Sunday, January 31, 2010
Day Thirty--Crying Over the Horse
Okay, so what happened to that beautiful palomino Paint, Lowdown, who got me over my fears and helped me get my courage back? I sold him. I know, I know. It was one of the stupidest things I ever did. I’m crying about it now, just writing this. Of course, lately, since I’ve quit smoking, I’ve been very emotional and I’ve been crying about everything. They say that smoking masks emotions. I always thought that was ridiculous. It’s not like drinking where someone gets loaded to hide the pain. But now that I’ve been off them, I think they do mask feelings. Because along with the anger and the rage, and even this newfound sense of humor I’ve acquired where everything is funny, I’ve been sad. And it’s all coming out. I told Kurt I was feeling melancholy. He pointed out that I never even used that word before. Melancholy.
Anyway, I’ve been crying my eyes out. I’ve been crying about long lost relatives who I haven’t seen in years. I’ve been crying about long dead relatives. And dead TV stars like I Love Lucy. That got me thinking about Ricky Ricardo who died of lung cancer and I started crying about him and it reinforced my quit. Music guys like Eddie Arnold who sang one of my favorite songs, “Make the World Go Away.” He recently died and so I’ve been playing that song and crying. Les Paul. (Because I want to sound like I’m sophisticated musically.) John Denver. Which made me think of Sonny Bono out there in Colorado and I know Cher’s heart is broken even though they were divorced for years. Is James Taylor dead? I hope he’s not dead too.
Then I cried about my old customers at the Cambridge Inn because “Make the World Go Away” was on the jukebox. I cried about those who died, those who might have died since I’ve been there last, and those who are still drinking, their noses dropping lower and lower into their mugs until someone shakes them and says “Last call.” They might as well be dead.
Yeah, I wonder about those guys. Scottie, Old Man Charlie, Dave the Lobsterman, Mitch-I’ve-Fallen-Down-And-Can’t-Get-Up, Jimbo, Rich who brought me a pack of gum every time he came in, Don who’s ex-wife was born with only one nipple (or was it three?), and all the guys from IFF who brought me perfume in unmarked bottles. George Ross. Rossie. That’s what we called him. He I know is dead because I went to his funeral. He was the best. Why am I crying about all these people?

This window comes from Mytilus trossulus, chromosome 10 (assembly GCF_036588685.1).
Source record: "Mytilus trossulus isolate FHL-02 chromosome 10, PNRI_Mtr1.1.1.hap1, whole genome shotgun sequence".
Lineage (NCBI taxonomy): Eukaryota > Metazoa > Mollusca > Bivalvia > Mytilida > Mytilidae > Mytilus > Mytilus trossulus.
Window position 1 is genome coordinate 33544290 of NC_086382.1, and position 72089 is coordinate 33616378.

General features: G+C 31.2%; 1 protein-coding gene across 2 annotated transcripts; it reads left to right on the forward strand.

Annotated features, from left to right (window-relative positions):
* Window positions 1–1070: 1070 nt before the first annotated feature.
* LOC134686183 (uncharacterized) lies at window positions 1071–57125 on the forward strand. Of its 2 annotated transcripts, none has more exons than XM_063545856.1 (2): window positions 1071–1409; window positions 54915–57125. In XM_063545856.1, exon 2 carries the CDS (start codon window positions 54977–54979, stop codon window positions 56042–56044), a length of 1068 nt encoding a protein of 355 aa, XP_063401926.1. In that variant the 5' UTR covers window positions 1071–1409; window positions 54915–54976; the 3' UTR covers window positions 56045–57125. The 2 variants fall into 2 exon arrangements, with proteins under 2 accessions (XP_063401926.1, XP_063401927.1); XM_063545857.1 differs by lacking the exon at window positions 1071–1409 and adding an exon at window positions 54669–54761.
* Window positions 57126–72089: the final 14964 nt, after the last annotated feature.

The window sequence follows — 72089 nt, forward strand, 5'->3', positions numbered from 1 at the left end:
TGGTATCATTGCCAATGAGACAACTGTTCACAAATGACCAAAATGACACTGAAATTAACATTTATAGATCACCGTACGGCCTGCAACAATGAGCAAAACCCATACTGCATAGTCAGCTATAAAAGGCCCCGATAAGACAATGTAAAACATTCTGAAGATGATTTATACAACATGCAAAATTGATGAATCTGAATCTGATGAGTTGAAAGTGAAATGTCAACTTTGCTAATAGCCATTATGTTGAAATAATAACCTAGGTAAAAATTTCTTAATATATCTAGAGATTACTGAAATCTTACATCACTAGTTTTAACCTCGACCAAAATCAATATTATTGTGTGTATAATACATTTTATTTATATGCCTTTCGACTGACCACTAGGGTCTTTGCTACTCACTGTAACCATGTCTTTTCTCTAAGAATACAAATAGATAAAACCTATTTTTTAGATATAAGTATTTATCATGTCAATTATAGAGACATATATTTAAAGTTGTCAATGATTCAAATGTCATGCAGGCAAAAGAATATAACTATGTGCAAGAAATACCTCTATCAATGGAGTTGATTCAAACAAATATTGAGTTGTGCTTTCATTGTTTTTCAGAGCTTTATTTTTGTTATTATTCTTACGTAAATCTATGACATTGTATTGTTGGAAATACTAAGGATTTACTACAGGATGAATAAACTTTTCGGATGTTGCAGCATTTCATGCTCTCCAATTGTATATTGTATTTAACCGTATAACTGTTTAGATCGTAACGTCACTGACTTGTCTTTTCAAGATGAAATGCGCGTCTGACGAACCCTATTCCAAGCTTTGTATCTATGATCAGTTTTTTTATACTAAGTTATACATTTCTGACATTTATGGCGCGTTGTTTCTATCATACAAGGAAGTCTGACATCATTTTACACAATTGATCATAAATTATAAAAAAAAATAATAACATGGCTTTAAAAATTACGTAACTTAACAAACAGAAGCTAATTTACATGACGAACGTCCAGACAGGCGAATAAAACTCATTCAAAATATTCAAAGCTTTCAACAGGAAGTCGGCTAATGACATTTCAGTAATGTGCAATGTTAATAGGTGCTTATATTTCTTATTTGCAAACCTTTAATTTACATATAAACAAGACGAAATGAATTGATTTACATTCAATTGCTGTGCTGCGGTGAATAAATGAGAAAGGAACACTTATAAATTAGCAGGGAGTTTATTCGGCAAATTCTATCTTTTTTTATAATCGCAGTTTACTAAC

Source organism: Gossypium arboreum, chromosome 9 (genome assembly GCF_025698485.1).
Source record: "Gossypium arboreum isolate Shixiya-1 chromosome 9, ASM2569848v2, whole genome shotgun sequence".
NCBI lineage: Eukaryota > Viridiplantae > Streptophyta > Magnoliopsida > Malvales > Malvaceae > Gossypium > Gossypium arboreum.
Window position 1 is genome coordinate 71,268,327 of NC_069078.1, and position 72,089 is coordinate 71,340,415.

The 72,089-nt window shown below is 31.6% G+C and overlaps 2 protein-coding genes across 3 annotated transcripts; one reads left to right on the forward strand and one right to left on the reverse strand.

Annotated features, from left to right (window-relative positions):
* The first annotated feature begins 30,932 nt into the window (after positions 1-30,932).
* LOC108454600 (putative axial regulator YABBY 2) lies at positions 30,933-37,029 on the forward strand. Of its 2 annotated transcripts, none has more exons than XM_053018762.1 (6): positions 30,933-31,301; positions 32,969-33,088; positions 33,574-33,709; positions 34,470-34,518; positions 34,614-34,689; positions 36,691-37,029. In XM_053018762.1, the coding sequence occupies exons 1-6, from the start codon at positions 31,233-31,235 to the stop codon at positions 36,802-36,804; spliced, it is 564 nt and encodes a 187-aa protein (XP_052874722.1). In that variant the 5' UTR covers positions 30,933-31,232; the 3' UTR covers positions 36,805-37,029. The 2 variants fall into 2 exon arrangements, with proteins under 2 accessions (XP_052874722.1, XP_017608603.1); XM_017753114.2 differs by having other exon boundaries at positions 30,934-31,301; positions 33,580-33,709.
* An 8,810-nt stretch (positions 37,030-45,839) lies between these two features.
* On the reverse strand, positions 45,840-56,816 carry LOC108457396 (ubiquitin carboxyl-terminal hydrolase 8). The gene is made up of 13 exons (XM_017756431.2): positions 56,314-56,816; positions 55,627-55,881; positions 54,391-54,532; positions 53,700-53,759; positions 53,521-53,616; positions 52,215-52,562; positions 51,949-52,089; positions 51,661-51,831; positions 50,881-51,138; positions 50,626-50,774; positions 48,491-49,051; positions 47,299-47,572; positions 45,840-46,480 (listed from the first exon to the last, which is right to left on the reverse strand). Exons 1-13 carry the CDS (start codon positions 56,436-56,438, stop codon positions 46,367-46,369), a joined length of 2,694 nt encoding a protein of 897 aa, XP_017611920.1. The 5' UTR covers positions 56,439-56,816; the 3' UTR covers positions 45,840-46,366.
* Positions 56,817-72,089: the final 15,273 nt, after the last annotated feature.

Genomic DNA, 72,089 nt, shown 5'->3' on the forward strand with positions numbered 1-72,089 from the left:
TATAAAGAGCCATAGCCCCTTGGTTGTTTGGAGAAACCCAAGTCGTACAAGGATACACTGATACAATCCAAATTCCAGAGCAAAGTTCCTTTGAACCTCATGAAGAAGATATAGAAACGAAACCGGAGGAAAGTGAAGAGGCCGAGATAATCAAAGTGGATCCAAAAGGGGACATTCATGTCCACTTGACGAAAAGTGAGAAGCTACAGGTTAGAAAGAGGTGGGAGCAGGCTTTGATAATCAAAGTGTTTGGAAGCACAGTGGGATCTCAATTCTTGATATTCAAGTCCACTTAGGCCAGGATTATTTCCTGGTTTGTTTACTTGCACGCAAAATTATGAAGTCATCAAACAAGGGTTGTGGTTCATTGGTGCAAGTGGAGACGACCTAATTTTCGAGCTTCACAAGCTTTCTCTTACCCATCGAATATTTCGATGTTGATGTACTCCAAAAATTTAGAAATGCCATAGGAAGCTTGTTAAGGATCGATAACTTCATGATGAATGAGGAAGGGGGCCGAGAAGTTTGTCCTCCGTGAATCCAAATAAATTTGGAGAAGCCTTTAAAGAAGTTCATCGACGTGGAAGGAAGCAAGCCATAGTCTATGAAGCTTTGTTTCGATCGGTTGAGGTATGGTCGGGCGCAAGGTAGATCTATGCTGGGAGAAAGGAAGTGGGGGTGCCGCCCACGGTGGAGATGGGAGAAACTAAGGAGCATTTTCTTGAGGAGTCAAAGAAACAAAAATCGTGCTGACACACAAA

I’ve been crying about friends I didn’t appreciate, friends I didn’t know I had till I moved away, and friendly neighbors who taught me how to use draw reins and still send Christmas cards. Coworkers and bosses who I thought I would see again but have lost touch with and can’t find no matter how much I Google like Bob and Arlene. Ricky and Amy. Joy. Debbie. Diana Nova. I’ve been crying about Haiti and the little boy whose stepfather killed him, and Morgan Harrington who disappeared at the Metallica concert and now they found her body and her mother said that even her bones were pretty.
I’ve been crying about my mother who has leukemia but that’s a given. I’ve been crying about her for months, long before I quit smoking. And my father.
I’ve been crying over the death of the dream I had of having a close relationship with my brother and sister. I have given up on that. For some reason, they don’t like me. At best, they are distant and uninterested. At worst, they are mean and disrespectful. And so, I have to, for my own sanity, give up any expectations I had of being one big happy family like The Walton’s. It ain’t gonna happen. I’m sad about that. But I’m also okay because I have given up. If you don’t expect something, you can’t get disappointed.
And so all these things I cry about. And that includes the horse. I cried about him to a stranger the other day. I tried to reach the guy I sold him to but none of the contact information I had still worked. That freaked me out, that I lost track of Lowdown. My girlfriend helped me dig online and we found an old advertisement that they were trying to sell him. That really freaked me out but also got me excited. Maybe I could buy him? But oh no!—the ad was a few years old—he must have gotten sold! Maybe the new owner would sell him? Of course I would never be able to afford him. I had sold him for a lot of money back then. More than I could ever afford. That was one of the reasons I sold him. For the money. And regretted it even before I delivered him to the new owner, the rich people, with a big red bow on his neck.
I called the contact person on the advertisement. It was the barn manager where the owners were boarding him. They were still at the same place. He hadn’t sold. She told me that the daughter had lost interest and the owners had been leasing him out to various kids around the stable for the last few years. Didn’t surprise me because he was so good. She promised she would tell the owner that I was trying to reach him and I wiped my eyes.
I began having fantasies that maybe somehow I could buy him back. Maybe they’d let me make payments? Now that I quit smoking, I could afford to make payments! I even fantasized that maybe something was wrong with him and they needed to find a home for him and I would take him even if I could never ride him because I love him so much and that was the stupidest thing I ever did, selling that horse. And here I am crying again…
I don’t know if I’m going to make this no smoking thing because it’s been a month and I still feel like I want to die.